Videolan and ffmpeg media players were patched this week.
Oberhumer, which develops the LZO Professional data compression library used in Rover, airplanes, card, mobile phones, operating systems, and gaming consoles, did not respond to press inquiries about a patch or which of its systems may be affected by the flaw.
But the organization has issued an update to the software, LZO 2.07. The update doesn't specify whether it fixes the LZO bug, however. Bailey says the site does note that there's a security issue fixed in the new version.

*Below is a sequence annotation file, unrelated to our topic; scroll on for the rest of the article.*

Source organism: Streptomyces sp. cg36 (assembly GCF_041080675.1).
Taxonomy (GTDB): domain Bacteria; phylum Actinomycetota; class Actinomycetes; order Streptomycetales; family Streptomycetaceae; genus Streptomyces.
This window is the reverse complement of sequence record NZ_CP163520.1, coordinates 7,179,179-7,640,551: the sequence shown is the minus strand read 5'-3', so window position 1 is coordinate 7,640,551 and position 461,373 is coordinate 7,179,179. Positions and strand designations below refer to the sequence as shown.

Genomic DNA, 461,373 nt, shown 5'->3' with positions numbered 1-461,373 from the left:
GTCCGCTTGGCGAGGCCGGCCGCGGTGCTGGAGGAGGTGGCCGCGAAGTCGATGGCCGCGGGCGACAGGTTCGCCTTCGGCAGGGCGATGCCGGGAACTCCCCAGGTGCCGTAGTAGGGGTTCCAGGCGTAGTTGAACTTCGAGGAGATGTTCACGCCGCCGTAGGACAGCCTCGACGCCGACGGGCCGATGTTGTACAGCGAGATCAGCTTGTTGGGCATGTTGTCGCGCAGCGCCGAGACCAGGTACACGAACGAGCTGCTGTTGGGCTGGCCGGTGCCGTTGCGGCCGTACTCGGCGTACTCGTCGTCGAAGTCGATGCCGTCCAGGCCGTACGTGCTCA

"Basically, if you do have a car, a mobile telephone, a computer, a console, or have been to hospital recently, there's a good chance that you have been in contact with our embedded data compression technology," Oberhumer says on its website.
About the Author(s)
Editor-in-Chief, Dark Reading
Kelly Jackson Higgins is the Editor-in-Chief of Dark Reading. She is an award-winning veteran technology and business journalist with more than two decades of experience in reporting and editing for various publications, including Network Computing, Secure Enterprise Magazine, Virginia Business magazine, and other major media properties. Jackson Higgins was recently selected as one of the Top 10 Cybersecurity Journalists in the US, and named as one of Folio's 2019 Top Women in Media. She began her career as a sports writer in the Washington, DC metropolitan area, and earned her BA at William & Mary. Follow her on Twitter @kjhiggins.